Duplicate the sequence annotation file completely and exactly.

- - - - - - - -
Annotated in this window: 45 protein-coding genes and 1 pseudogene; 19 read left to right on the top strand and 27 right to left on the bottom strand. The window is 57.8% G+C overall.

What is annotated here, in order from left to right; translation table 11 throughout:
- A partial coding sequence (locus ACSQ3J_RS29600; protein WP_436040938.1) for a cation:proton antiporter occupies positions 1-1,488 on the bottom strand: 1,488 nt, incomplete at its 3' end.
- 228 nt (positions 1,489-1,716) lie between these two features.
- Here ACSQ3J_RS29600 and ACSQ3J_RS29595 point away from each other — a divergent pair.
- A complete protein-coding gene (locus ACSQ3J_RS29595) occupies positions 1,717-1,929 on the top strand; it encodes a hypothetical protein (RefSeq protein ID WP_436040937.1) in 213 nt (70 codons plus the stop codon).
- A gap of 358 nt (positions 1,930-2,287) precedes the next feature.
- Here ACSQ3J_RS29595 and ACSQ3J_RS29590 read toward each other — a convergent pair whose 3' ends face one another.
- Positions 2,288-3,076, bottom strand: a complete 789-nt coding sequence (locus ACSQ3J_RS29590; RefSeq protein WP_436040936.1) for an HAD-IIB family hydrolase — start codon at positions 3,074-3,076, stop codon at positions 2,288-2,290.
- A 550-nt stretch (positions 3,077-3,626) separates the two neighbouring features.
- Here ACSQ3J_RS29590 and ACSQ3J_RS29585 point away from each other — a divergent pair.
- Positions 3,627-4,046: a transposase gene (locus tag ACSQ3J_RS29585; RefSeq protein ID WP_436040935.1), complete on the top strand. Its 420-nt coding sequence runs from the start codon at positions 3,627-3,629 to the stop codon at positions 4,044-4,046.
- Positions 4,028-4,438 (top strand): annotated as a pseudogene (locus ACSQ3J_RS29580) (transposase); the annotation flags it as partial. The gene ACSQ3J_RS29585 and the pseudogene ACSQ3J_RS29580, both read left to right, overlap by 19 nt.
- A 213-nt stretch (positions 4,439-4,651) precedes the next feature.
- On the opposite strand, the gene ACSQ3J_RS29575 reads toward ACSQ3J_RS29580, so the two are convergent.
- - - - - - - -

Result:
Annotated in this window: 45 protein-coding genes and 1 pseudogene; 19 read left to right on the top strand and 27 right to left on the bottom strand. The window is 57.8% G+C overall.

What is annotated here, in order from left to right; translation table 11 throughout:
- A partial coding sequence (locus ACSQ3J_RS29600; protein WP_436040938.1) for a cation:proton antiporter occupies positions 1-1,488 on the bottom strand: 1,488 nt, incomplete at its 3' end.
- 228 nt (positions 1,489-1,716) lie between these two features.
- Here ACSQ3J_RS29600 and ACSQ3J_RS29595 point away from each other — a divergent pair.
- A complete protein-coding gene (locus ACSQ3J_RS29595) occupies positions 1,717-1,929 on the top strand; it encodes a hypothetical protein (RefSeq protein ID WP_436040937.1) in 213 nt (70 codons plus the stop codon).
- A gap of 358 nt (positions 1,930-2,287) precedes the next feature.
- Here ACSQ3J_RS29595 and ACSQ3J_RS29590 read toward each other — a convergent pair whose 3' ends face one another.
- Positions 2,288-3,076, bottom strand: a complete 789-nt coding sequence (locus ACSQ3J_RS29590; RefSeq protein WP_436040936.1) for an HAD-IIB family hydrolase — start codon at positions 3,074-3,076, stop codon at positions 2,288-2,290.
- A 550-nt stretch (positions 3,077-3,626) separates the two neighbouring features.
- Here ACSQ3J_RS29590 and ACSQ3J_RS29585 point away from each other — a divergent pair.
- Positions 3,627-4,046: a transposase gene (locus tag ACSQ3J_RS29585; RefSeq protein ID WP_436040935.1), complete on the top strand. Its 420-nt coding sequence runs from the start codon at positions 3,627-3,629 to the stop codon at positions 4,044-4,046.
- Positions 4,028-4,438 (top strand): annotated as a pseudogene (locus ACSQ3J_RS29580) (transposase); the annotation flags it as partial. The gene ACSQ3J_RS29585 and the pseudogene ACSQ3J_RS29580, both read left to right, overlap by 19 nt.
- A 213-nt stretch (positions 4,439-4,651) precedes the next feature.
- On the opposite strand, the gene ACSQ3J_RS29575 reads toward ACSQ3J_RS29580, so the two are convergent.